- Insurance claim: For most personal injury lawsuits, your personal injury lawyer will determine whether you may be eligible to receive compensation from an insurance company—most often the insurance policy held by the defendant. In situations where the insurance company will provide you with compensation, it may not be necessary to move forward with a lawsuit. However, there are many reasons that an insurance payout will be insufficient to cover your losses. In some cases, the insurance company will not offer a reasonable settlement amount, and it is necessary to go to court. In other cases, insurance limits may mean that the insurance company cannot adequately compensate you.
- Negotiating with the defendant: Once you file a personal injury lawsuit, your lawyer can begin negotiating with the defendant’s attorney to obtain a reasonable settlement. In many cases, the defendant does not want to take the case to the conclusion of a trial and to a jury verdict, and thus the defendant may be willing to offer a reasonable settlement. For many plaintiffs, a reasonable settlement can provide faster compensation, and can allow you to begin repaying your bills faster. However, defendants are not always willing to negotiate, and it may be necessary to take your case all the way to a jury verdict.
- Jury verdict: When the defendant will not negotiate or will not offer a reasonable settlement, your lawyer is prepared to take your case to a jury verdict. At this point, the jury can decide on a reasonable compensatory damages award and, if you sought punitive damages, a punitive damages award.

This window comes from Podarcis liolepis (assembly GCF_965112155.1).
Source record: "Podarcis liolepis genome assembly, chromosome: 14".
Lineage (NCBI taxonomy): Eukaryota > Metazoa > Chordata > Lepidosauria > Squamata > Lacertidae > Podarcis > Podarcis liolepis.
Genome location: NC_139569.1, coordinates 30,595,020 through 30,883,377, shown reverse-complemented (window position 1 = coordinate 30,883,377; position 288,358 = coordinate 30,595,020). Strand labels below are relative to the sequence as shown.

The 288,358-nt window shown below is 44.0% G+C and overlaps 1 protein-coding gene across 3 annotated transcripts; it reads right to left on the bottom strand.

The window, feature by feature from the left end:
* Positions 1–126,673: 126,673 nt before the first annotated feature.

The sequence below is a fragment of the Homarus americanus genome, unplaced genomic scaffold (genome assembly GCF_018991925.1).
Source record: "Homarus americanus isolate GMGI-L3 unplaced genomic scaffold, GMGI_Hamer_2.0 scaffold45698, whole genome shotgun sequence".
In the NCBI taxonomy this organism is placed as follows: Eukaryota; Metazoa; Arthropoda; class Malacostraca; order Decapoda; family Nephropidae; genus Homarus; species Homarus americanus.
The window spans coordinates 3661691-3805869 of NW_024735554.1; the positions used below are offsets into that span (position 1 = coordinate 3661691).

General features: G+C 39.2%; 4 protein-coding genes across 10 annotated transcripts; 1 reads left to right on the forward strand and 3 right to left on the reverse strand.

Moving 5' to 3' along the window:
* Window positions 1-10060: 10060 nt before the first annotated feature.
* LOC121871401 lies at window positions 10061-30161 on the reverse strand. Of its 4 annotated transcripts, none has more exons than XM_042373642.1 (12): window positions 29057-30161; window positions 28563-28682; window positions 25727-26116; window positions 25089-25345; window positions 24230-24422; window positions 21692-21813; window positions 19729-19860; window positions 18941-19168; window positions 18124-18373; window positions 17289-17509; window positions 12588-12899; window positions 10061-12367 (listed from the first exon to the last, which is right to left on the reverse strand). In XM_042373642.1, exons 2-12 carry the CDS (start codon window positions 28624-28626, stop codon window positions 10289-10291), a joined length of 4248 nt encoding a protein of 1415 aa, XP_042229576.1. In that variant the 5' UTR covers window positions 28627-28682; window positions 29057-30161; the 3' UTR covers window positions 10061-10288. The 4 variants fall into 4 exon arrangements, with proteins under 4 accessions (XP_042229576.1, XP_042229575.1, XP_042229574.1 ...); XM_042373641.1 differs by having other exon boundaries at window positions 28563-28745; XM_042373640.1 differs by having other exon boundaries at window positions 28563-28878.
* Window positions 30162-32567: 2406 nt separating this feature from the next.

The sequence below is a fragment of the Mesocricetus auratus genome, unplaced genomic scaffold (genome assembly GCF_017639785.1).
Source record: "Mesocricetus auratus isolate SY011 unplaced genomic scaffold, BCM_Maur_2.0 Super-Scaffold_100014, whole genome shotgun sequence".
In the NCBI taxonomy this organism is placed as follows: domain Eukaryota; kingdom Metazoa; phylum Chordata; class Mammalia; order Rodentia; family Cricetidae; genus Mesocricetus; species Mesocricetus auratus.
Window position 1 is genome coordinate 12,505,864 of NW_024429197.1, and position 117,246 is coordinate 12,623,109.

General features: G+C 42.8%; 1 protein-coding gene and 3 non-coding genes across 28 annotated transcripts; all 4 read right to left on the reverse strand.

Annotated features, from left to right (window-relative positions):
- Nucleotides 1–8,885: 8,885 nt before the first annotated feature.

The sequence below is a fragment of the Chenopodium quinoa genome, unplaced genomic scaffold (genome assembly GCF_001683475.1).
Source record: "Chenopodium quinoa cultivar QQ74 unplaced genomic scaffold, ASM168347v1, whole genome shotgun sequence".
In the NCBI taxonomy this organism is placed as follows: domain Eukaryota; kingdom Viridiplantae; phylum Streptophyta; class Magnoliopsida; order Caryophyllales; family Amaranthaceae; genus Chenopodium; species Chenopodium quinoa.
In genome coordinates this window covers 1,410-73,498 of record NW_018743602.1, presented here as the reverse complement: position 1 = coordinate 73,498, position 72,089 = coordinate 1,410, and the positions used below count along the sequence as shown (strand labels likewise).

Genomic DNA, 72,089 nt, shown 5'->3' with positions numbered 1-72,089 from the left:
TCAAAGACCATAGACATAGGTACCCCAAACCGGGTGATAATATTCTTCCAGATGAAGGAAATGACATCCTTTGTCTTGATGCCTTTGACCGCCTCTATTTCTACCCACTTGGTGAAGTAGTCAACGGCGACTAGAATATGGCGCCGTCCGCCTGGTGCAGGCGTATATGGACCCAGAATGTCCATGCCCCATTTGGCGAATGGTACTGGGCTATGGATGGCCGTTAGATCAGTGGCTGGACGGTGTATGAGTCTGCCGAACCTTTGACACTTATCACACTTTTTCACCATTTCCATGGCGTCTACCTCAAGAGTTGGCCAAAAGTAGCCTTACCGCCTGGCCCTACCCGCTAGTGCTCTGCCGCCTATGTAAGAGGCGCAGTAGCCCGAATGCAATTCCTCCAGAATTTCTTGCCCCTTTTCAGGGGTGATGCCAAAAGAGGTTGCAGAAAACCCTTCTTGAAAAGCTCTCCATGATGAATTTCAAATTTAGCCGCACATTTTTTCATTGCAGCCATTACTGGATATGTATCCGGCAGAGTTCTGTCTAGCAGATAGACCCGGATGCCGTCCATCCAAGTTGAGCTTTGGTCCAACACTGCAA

Statute of Limitations and Eligibility for Compensation
To ensure that you are eligible to receive damages for your personal injury case, you need to ensure that you file your claim within the time window set by the statute of limitations. Most personal injury claims have a three-year statute of limitations. This means that a plaintiff must file her personal injury lawsuit within three years from the date of the injury. Failure to file within three years can mean that the claim is barred, and the plaintiff cannot obtain compensation.
A personal injury attorney in South Carolina can get started on your case today and can ensure that your claim is filed on time.
Contact a South Carolina Personal Injury Lawyer
If you need assistance with a personal injury claim, an aggressive South Carolina personal injury attorney at Peace Law Firm can help. Contact us to learn more about the services we provide to plaintiffs in personal injury cases.